Beijing authorities will investigate FedEx for allegedly “undermining the legitimate rights and interests” of Chinese clients, the official Xinhua news agency reported on Saturday, less than 24 hours after China’s commerce ministry said it would compile a list of “unreliable” foreign companies.
Xinhua said FedEx had not delivered packages to their intended recipients in China in violation of “laws and regulations governing the express industry in China”.
The agency did not identify the FedEx clients involved or say what penalties the US delivery company could face. Last week, however, Huawei said FedEx had diverted packages sent from Japan to the US rather than to its offices in China. FedEx is reported to have apologised for what it said was an error.
The US delivery company also said that it would fully co-operate with any regulatory investigation.
“Our relationship with Huawei Technologies and our relationships with all of our customers in China are important to us,” FedEx said.
US-China trade tension was ramped up again on Saturday morning when Washington began collecting 25 per cent tariffs on many Chinese goods arriving at its ports. Earlier in the day Beijing began implementing its own higher retaliatory tariffs on much of its $60bn target list of American goods
Huawei is at the centre of this escalating trade war between the world’s two largest economies.
In May, the US placed Huawei on a blacklist restricting its access to US components — a directive that could potentially cripple the company.
The US decision to blacklist Huawei, which came shortly after the US hiked punitive tariffs on about half of all Chinese exports to the US, has made it even more unlikely that the two countries can pave the way for a truce when Mr Trump and Xi Jinping attend a G20 leaders summit later this month in Japan.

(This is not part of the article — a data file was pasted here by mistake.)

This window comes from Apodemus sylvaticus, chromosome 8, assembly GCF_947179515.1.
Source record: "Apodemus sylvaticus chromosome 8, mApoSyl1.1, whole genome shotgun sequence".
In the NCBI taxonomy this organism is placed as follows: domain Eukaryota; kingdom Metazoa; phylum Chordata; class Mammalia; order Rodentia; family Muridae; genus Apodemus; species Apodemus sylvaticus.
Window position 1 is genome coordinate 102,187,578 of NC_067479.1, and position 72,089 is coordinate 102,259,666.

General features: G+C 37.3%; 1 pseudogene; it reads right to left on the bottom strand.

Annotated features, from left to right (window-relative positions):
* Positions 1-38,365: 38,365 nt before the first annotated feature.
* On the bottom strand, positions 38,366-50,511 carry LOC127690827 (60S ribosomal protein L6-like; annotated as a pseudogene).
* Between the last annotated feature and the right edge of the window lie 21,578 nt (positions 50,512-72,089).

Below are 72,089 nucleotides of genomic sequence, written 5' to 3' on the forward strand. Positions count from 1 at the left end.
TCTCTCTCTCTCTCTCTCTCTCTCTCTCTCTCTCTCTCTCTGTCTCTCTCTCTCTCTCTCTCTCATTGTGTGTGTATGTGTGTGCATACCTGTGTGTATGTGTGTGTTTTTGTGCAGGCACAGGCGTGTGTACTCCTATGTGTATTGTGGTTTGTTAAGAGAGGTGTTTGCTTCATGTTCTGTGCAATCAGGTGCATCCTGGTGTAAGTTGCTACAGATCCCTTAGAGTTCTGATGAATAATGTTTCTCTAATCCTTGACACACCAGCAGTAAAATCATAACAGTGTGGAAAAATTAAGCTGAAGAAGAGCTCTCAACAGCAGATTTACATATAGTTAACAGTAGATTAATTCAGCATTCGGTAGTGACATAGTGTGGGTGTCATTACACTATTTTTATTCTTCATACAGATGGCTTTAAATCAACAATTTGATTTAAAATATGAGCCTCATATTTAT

China responded to Mr Trump’s tariffs with counter-tariffs of its own that took effect on June 1.
The commerce ministry’s announcement on Friday that it would compile a list of unreliable foreign companies that harmed the legitimate rights and interests of Chinese companies was widely interpreted as retaliation to the Trump administration’s decision to restrict Huawei’s access to US components.
The commerce ministry has not yet formally added any companies to the list, which could target US companies that withhold components from Huawei.
Beijing officials have signalled that they could also retaliate against the US by withholding supplies of rare earths, most of which are mined in China and vital to many high-tech products.
US companies operating in China are bracing themselves for potential retaliatory measures in the wake of the Trump administration’s decision to increase tariffs and restrict Huawei’s access to American components.
Because the US exports far less to China than China exports to the US, Beijing cannot match Mr Trump’s tariffs dollar for dollar. But Chinese officials have said they will not target US companies in revenge, many of whom are large employers and taxpayers.
Micron, a Idaho-based chipmaker that has alleged its proprietary technologies were stolen by a Chinese rival, is the subject of an antitrust investigation by Beijing regulators.